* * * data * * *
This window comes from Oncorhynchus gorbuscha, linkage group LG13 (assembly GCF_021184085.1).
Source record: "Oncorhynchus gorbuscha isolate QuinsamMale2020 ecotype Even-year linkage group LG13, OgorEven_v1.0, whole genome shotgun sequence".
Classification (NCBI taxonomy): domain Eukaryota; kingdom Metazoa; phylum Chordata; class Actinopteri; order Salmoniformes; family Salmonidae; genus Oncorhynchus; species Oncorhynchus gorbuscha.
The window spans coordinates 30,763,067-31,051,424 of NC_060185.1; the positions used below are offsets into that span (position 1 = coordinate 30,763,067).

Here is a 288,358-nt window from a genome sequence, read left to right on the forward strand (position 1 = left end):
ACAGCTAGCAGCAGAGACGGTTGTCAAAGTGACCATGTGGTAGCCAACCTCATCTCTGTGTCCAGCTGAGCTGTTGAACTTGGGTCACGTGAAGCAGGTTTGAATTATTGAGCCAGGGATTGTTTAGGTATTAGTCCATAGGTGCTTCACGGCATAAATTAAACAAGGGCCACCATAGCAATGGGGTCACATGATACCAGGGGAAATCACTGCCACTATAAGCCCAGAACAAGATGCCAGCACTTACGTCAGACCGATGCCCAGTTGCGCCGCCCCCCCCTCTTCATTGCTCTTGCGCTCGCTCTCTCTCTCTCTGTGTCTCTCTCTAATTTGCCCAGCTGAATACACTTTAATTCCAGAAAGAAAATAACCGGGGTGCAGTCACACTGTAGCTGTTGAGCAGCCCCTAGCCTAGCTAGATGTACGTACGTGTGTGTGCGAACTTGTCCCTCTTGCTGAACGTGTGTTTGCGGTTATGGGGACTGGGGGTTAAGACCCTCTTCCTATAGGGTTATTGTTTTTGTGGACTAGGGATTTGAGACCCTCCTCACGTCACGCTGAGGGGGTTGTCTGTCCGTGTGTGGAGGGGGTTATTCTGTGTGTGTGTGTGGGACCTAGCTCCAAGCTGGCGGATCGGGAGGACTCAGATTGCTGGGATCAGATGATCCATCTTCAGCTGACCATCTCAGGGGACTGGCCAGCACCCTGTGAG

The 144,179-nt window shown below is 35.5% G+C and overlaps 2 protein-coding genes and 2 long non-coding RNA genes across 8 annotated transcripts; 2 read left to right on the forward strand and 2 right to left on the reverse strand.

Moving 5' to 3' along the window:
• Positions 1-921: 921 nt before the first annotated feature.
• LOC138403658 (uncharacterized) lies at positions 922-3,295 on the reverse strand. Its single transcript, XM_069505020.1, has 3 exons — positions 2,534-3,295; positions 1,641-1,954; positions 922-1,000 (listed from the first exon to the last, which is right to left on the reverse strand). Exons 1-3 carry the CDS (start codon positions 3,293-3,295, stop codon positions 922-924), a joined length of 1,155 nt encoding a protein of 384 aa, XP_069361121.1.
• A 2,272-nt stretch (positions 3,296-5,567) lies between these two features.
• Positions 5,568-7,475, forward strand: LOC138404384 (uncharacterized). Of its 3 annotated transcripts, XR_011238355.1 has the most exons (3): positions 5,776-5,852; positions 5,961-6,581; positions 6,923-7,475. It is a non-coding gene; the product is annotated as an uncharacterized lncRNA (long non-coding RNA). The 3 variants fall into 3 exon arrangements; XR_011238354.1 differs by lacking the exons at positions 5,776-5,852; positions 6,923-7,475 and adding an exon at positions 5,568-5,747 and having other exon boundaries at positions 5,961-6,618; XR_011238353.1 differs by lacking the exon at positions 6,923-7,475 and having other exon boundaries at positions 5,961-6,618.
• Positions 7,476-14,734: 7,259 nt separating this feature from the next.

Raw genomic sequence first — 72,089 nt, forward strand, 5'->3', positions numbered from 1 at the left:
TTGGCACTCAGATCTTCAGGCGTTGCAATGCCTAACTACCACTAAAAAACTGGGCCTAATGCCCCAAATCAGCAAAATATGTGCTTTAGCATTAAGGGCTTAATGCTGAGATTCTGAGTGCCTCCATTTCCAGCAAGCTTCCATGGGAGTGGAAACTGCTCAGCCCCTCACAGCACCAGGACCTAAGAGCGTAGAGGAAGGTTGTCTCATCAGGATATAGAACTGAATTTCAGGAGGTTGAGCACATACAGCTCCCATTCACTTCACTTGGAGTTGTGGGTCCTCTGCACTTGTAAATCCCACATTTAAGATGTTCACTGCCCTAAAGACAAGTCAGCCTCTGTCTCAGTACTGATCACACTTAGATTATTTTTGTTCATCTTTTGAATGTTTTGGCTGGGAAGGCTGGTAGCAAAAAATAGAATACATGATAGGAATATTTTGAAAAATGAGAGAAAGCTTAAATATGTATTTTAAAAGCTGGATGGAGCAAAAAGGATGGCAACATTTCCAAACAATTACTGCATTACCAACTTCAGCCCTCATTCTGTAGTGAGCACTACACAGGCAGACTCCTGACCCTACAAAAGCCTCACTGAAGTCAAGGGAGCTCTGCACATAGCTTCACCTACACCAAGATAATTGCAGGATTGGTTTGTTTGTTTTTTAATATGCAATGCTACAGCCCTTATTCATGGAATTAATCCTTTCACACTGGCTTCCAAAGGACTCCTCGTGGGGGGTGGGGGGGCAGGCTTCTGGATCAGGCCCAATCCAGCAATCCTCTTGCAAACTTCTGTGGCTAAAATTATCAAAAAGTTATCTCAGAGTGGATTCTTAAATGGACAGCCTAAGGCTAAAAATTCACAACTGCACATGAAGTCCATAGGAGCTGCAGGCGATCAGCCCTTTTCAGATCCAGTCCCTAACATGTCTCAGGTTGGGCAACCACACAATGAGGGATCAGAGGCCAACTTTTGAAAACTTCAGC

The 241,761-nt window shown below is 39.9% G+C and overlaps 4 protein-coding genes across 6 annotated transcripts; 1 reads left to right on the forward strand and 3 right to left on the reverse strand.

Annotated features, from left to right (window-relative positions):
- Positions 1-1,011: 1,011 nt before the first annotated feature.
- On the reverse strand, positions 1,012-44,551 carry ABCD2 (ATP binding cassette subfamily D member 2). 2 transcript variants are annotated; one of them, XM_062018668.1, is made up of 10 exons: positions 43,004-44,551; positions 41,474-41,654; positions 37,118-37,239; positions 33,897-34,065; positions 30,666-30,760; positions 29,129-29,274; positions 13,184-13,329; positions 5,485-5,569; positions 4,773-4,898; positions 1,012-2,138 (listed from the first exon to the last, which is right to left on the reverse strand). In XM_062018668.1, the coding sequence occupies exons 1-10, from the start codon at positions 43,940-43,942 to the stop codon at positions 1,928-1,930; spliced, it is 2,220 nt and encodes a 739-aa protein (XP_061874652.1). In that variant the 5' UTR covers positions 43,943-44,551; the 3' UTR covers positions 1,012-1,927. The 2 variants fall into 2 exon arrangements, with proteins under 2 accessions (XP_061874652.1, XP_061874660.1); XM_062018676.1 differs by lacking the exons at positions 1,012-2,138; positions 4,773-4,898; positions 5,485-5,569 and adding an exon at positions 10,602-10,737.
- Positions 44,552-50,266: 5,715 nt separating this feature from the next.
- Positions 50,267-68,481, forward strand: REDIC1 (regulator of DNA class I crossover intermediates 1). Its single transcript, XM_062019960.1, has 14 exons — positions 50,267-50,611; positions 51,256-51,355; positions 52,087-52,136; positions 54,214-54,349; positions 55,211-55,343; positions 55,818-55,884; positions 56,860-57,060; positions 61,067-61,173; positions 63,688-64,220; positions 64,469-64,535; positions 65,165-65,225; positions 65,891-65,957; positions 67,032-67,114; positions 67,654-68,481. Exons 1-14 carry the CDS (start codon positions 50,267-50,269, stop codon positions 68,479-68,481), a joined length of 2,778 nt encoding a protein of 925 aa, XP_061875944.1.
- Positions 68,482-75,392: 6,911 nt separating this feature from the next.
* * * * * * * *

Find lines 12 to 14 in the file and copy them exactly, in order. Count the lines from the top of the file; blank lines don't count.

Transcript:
• Positions 5,568-7,475, forward strand: LOC138404384 (uncharacterized). Of its 3 annotated transcripts, XR_011238355.1 has the most exons (3): positions 5,776-5,852; positions 5,961-6,581; positions 6,923-7,475. It is a non-coding gene; the product is annotated as an uncharacterized lncRNA (long non-coding RNA). The 3 variants fall into 3 exon arrangements; XR_011238354.1 differs by lacking the exons at positions 5,776-5,852; positions 6,923-7,475 and adding an exon at positions 5,568-5,747 and having other exon boundaries at positions 5,961-6,618; XR_011238353.1 differs by lacking the exon at positions 6,923-7,475 and having other exon boundaries at positions 5,961-6,618.
• Positions 7,476-14,734: 7,259 nt separating this feature from the next.

Raw genomic sequence first — 72,089 nt, forward strand, 5'->3', positions numbered from 1 at the left: